TABLE 2__________________________________________________________________________EFFECT ON PLASTIC__________________________________________________________________________      Resin                            Fiber/      Acrylic-          Polycarb/               PTFE/                   PVF/     Epoxy                                 Aramid/Cleaner    Lucite          Lexan               Teflon                   Tedlar                       Mylar                            Composite                                 Kevlar__________________________________________________________________________  Ethylene Carbonate/      -   -    -   -   -    -    -  Ethylene Diacetate  Propylene      -   -    +   -   -    -    -  Carbonate  Ethylene -   -    -   -   -    -    -  Diacetate  2-Ethylhexyl      -   -    -   -   -    -    -  Acetate  1,2-Propylene      -   -    -   -   -    -    -  Glycol  Ethyl-3-Ethoxy      +   -    -   -   -    -    -  Propionate  Triacetin      -   -    -   -   -    -    -  Terpineol      -   -    -   -   -    -    -__________________________________________________________________________      Resin          Poly-      ABS/          Sulfone      Royalite          Royalite Poly-Cleaner    50  520  PVC acetal                       Phenolic                            Nylon__________________________________________________________________________  Ethylene Carbonate      -   -    -   -   -    -  Ethylene Diacetate  Propylene      +   -    -   -   -    -  Carbonate  Ethylene +   -    -   -   -    -  Diacetate  2-Ethylhexyl      +   -    -   -   -    -  Acetate  1,2-Propylene      -   -    -   -   -    -  Glycol  Ethyl-3-Ethoxy      ++  -    +   -   -    -  Propionate  Triacetin      -   -    -   -   -    -  Terpineol      -   -    -   -   -    -__________________________________________________________________________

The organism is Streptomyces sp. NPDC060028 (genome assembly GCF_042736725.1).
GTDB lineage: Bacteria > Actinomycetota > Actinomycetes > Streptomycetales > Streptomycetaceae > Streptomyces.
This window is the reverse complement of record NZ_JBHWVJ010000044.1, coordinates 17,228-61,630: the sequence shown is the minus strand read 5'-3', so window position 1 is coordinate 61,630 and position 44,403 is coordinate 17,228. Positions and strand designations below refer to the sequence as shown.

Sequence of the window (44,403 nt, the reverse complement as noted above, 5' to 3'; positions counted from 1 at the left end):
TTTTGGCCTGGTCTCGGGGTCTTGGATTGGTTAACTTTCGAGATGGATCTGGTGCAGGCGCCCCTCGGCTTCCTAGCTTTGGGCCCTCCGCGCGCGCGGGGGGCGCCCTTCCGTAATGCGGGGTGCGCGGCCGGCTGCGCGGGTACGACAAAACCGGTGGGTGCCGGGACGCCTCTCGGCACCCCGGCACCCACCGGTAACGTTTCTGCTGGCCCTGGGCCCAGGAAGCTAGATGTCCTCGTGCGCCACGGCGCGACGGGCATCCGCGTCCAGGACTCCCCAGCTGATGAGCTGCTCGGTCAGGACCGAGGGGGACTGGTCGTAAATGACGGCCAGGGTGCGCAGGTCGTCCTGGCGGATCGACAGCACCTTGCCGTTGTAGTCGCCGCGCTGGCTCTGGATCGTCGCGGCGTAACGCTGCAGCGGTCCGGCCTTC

A 46 vol % mixture of ethylene carbonate in ethylene diacetate was tested for its effectiveness in removing Kodak KPR3™ and DuPont RISTON™ photoresist and Kodak Thin Film Resist (KTF™) from electronic circuitry equipment by contacting the photoresist and etch resist with the solvent. The solvent mixture removed KPR3™ and RISTON™ photoresist effectively upon 30 minutes of soaking without scrubbing. The removal was accelerated by heating the solvent. The solvent performed poorly on the Kodak Thin Film Resist after a similar treatment, and may not be a suitable solvent for this residue.


A mixture of ethylene diacetate and ethylene carbonate was applied to an evaporative wood finish (i.e., varnish, lacquer, or shellac) and allowed to stand for several minutes to soften the finish. Upon wiping, the coating was easily removed.